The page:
It is important that such activity takes place across organisational boundaries, however, as an individual’s success can make others feel more energised and positive, provided that it is communicated and celebrated in an appropriate manner.
Authentic and frequent recognition by line managers as well as praise for a job well done is just as essential in creating a culture in which those who put in the effort and work hard will be seen to flourish.
4. Ensure that senior executives lead by example
The “shadow of the leader” effect is strong at work. This means that leaders and managers need to understand the impact that their values, attitudes and actions will have on the workforce.
As a result, they should be invited to consider what type of “shadow” that they cast now and how it could be strengthened in future. Too many leaders still cast a long, negative shadow, which saps their organisation’s energy and life.
But developing and educating them to become aware of their own strengths and to use positive psychology will help – although all learning in this area should be practical, relevant and ideally be supported by on-the-the-job coaching to ensure maximum benefit.
Investing in their future should also create the added advantage of making managers and leaders more likely to stay with the organisation. And improved retention rates and leadership stability should, in turn, should kick-start a success cycle of its own.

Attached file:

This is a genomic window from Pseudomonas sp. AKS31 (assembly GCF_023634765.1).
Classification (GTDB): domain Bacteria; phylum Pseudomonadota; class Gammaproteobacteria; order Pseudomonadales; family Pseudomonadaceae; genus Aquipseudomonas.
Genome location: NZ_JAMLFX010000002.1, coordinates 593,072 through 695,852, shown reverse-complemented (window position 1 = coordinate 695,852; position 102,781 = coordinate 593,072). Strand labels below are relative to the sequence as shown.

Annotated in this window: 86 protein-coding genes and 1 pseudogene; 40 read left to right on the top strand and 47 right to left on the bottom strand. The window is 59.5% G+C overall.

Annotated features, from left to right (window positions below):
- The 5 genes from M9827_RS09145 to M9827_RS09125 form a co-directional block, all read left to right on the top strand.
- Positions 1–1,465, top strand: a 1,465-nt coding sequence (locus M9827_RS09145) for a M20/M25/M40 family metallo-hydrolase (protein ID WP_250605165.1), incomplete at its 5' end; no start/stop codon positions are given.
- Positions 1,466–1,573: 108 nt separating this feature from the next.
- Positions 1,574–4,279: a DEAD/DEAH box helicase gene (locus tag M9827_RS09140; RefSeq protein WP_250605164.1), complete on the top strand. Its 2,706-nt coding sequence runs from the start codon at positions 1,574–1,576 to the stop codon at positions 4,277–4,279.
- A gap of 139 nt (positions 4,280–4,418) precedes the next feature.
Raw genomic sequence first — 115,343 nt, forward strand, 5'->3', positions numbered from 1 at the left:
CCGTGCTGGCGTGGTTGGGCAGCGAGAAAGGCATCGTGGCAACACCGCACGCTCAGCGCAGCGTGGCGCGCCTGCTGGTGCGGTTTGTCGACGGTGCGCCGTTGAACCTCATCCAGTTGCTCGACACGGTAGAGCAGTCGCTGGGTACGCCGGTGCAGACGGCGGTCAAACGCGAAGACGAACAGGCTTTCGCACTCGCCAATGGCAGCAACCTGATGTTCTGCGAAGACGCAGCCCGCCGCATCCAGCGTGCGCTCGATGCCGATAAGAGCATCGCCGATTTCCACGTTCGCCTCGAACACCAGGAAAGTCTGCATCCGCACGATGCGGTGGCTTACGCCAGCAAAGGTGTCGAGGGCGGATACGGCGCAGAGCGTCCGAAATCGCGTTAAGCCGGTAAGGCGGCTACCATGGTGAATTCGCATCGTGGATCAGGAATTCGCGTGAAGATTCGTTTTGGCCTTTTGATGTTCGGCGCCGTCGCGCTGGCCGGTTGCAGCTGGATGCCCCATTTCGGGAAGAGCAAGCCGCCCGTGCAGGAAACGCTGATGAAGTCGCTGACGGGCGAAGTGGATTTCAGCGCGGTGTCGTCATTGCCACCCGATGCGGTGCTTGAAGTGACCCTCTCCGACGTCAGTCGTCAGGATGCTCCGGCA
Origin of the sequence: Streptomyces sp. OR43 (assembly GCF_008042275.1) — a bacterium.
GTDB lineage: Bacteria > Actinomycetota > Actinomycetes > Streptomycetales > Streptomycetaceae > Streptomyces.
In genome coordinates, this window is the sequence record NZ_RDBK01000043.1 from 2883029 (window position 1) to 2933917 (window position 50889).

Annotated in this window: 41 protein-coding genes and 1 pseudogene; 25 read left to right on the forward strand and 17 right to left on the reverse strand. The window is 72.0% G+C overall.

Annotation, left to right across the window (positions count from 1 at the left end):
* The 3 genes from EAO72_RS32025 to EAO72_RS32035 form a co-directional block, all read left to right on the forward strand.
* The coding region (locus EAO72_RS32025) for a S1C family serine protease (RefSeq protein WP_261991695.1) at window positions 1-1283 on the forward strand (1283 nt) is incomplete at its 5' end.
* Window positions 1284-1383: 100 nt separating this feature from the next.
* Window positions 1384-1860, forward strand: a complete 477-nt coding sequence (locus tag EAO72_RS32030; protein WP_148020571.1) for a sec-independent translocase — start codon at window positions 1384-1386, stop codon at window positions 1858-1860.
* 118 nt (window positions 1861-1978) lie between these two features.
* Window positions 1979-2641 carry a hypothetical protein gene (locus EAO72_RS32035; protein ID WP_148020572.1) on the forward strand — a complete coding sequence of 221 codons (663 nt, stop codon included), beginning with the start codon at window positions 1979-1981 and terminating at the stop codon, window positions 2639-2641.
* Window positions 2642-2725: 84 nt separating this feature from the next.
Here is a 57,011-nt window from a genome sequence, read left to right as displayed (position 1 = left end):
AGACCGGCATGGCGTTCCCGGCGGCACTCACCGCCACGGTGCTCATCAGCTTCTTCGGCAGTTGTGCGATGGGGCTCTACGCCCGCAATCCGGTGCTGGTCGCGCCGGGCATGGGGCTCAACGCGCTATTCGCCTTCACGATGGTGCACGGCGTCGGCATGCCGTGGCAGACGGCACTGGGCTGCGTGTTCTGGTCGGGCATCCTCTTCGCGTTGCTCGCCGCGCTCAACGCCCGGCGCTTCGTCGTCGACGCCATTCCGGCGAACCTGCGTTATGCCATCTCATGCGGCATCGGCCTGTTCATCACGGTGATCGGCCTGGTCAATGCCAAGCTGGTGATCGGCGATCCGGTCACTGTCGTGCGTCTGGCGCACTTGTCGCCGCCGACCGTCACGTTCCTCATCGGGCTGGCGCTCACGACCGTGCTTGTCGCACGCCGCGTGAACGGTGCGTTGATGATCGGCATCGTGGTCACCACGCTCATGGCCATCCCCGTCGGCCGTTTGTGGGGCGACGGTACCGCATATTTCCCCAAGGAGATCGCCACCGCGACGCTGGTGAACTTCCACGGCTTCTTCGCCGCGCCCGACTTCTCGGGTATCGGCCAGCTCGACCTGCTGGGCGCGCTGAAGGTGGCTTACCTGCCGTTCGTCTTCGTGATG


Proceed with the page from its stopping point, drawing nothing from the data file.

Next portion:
5. Provide personnel with balanced feedback
Success generates positive feedback from customers and other external stakeholders, while failure generates the opposite.
However, employees often only receive any input when problems occur or performance falls below expectations (for example, when customers complain or shareholders are unhappy with the company’s performance).
But in order to build confidence and encourage a more appreciative atmosphere, it is important to ensure that negative feedback is always balanced with positive input.
One way to do this is to invite teams to interview their own customers (internal or external) and stakeholders using an appreciative inquiry interview process. Once the data has been analysed, it can be fed back during a team meeting in order to explore successes, strengths, weaknesses and opportunities for improvement and growth.
Positive emotions generated through success boost relationships and encourage better collaboration, creative problem-solving and wellbeing among both individuals and teams.
If people are in a positive frame of mind, they are more likely to be generous, supportive and tolerant of one another, which improves teamwork and commitment. It also means that they will be more willing to acknowledge their concerns and fears and to admit mistakes and learn from them.
Turning around a failure cycle can be tough, particularly in the case of successive failures, which tend to sap a team’s, or even an organisation’s, morale and energy.
However, with the right attitude, approach and techniques, leaders, if suitably supported by their HR practitioners, will be in a position to take responsibility for cultural change. The secret is in taking the initiative and focusing on the small ‘wins’ to start rebuilding confidence in order to inspire people to make the most of their strengths.
Paul Brewerton is co-founder and director of management consultancy, Strengths Partnership.